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Last August I wrote that Donald Trump was my pick for the Republican nominee, despite his incessant self-aggrandizing style and boorish behavior. I wrote that article because I saw something in Trump that reminded me of Rob Ford, a call back to an angry populism that favours the loud and obnoxious precisely because they are loud and obnoxious. Trump’s style of bombast is a snub to a political elite that adopt a façade of manners that suggest cordial rivalry, even while private donations and Super PACs flood the airways with crude, misleading and sometimes plain false advertising.

Despite a continued and coordinated assault on Trump by the core Republican establishment, Trump went from an outside contender to the leader of the pack. In fact the more that it seemed like the establishment was aligned against him the more support coalesced around him. And last night it seemed that enough of that support had come together to make him the presumptive nominee.

With Ted Cruz and John Kaisch now mathematically eliminated from any chance of a first round win, and the likelihood of a contested convention becoming more dubious as Trump narrows in on his needed delegates, it might be time for people to move past the look of Trump’s rhetoric and into what he’s actually saying. Because this election doesn’t bode well for anyone, but it is very much in keeping with the times.

The times, in case you’ve been hiding under a rock, are not being kind to the neoliberal world that has defined much of the 1990s and early 2000s. America’s foreign influence is waning, the middle class is shrinking, economies are floundering and the European Union is struggling to hold it all together. From a resurgent Russia to a migrant crises and angry middle class voters, this year is testing the resolve of political organizations and global partnerships to continue to do what they do; knock down borders, free up trade and move people across the planet. Citizens across much of the West now doubt many of the promises that have been made to them, notably that more free trade would make us all rich and that people from far flung lands are just like us with similar values.

That doubt about the modern world has been fueling the campaigns of both Bernie Sanders and Donald Trump, and a close look at their platforms shows some important overlap. But with Bernie Sanders also likely eliminated from any chance of the nomination the general election may come down to an establishment candidate in Hillary Clinton and the now (kind of) anti-establishment Donald Trump.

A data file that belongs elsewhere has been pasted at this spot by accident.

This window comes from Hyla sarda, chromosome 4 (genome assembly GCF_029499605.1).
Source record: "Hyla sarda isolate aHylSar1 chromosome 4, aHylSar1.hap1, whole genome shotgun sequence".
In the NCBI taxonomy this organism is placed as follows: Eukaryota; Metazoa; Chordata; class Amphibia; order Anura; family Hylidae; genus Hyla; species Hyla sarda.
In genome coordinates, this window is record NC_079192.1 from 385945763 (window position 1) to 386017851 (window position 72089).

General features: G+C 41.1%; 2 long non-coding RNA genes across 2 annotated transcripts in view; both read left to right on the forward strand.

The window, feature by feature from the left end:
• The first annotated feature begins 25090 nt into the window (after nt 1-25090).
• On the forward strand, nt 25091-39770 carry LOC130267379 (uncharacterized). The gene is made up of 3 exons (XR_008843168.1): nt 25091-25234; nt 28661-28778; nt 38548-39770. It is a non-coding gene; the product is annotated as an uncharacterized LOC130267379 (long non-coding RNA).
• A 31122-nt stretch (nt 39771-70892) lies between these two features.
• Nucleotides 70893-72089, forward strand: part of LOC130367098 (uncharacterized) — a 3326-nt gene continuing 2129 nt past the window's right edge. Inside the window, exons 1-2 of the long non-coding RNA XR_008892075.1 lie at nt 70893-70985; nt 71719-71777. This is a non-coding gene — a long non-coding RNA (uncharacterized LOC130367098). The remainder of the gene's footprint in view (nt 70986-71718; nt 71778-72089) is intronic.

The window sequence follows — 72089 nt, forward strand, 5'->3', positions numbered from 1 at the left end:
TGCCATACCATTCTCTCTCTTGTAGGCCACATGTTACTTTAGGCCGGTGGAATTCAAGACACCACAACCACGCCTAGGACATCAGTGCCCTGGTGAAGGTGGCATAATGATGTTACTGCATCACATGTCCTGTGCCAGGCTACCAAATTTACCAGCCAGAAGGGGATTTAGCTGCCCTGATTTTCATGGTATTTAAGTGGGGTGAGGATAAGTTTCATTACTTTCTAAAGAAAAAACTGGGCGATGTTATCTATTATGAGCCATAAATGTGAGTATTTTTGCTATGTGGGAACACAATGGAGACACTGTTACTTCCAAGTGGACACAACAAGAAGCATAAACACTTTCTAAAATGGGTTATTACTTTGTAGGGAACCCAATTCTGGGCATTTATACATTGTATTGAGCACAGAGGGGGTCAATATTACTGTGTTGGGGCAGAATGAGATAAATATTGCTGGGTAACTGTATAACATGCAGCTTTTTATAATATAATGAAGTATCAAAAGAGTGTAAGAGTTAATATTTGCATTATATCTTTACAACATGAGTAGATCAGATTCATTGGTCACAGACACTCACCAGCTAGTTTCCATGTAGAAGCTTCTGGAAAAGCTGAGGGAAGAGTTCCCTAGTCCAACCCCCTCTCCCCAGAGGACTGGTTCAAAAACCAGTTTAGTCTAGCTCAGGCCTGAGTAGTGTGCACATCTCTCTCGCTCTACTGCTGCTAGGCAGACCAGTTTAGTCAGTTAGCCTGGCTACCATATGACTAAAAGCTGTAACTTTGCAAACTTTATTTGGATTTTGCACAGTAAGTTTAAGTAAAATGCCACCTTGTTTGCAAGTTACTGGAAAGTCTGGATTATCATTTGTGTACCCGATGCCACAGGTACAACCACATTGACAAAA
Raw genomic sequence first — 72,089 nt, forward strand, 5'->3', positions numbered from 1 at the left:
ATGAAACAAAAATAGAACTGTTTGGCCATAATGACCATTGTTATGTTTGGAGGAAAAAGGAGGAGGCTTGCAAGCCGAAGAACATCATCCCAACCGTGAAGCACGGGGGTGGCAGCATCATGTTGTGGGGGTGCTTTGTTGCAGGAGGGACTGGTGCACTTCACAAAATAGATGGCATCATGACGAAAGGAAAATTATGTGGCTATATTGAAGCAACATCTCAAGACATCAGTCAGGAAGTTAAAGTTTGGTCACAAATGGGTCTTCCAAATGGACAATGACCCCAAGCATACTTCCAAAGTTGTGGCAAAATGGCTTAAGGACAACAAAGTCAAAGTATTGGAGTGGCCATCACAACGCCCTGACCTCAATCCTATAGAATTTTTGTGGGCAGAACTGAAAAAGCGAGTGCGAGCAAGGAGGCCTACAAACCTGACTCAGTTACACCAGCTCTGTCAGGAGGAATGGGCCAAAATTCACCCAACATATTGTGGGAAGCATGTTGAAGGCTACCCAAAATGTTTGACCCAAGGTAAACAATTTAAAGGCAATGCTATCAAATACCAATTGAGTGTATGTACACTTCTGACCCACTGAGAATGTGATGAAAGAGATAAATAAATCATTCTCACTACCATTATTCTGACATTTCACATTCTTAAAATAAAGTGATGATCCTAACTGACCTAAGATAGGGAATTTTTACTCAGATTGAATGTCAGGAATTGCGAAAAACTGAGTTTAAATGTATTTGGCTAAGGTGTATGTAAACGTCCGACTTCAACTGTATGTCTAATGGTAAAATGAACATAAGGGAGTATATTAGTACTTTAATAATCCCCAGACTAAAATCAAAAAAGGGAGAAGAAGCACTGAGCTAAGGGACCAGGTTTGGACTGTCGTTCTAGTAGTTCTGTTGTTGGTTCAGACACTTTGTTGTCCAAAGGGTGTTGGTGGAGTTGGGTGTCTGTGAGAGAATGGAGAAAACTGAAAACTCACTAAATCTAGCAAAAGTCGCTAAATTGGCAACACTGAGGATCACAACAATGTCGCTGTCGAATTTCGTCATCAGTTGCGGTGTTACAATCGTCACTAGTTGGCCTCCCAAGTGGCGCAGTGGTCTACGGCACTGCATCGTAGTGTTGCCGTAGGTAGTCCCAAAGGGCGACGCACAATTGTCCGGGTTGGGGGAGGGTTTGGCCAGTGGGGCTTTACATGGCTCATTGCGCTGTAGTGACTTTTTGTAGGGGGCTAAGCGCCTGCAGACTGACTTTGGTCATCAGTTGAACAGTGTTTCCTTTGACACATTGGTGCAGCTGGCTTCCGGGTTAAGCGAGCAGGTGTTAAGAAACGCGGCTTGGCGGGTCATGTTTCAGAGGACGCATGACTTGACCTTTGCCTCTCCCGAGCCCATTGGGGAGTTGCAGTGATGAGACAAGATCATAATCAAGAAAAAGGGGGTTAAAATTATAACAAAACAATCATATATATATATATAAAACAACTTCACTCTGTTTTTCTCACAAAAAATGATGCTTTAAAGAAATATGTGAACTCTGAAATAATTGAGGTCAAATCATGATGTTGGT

Donald Trump’s rhetoric is decidedly conservative in an old-school kind of way. His commitment to building a wall across the border with Mexico, to ignoring much of the Middle East and backing away from trade deals with China is reminiscent of a 1940s style conservativism and is a direct challenge to the current establishment view on all of these issues. I’m not convinced that Hillary Clinton, dragging her own varied and damning baggage with her, will be up to the challenge of convincing the voting public to continue to support the neoliberalism that she is so closely tied with. It seems even more unlikely that she could become the credible liberal standard bearer for an anti neoliberal platform at all.

I had initially said that Trump was my pick for nominee because the Republicans had become a tired shell of their former selves, squandering elections by ostracizing women, minorities and urban voters in favour of curmudgeonly racists, the science skeptics and the frighteningly devout. The election cycle, spent pandering to this shrinking group of largely social conservatives, was handing the democrats election after election. As I said in the summer, one party shouldn’t be electable and the other crazy. This election may indeed offer some real alternatives about the kind of world that Americans may want to live in.

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You don’t understand Picard! Trump became president in my timeline! Mars is overrun with casinos, and not the nice ones from Vegas, the kind from Atlantic City.

 

So rather than wring our hands at a Trump election has the end of all things, let’s cast this election to something akin to Brexit, another insurgency by an increasingly unhappy and dissatisfied middle class that has come to suspect that their leaders no longer work for them, but for larger more self-interested groups that tend to congregate in Swiss towns and busy themselves with networking and back patting. If Trump is successful in his Whitehouse bid we may be surprised at the kind of world that is ushered in to being; one that is increasingly isolated, protectionist and introverted. If that isn’t a wakeup call to TED Talk speaker’s circuit, I don’t know what will be.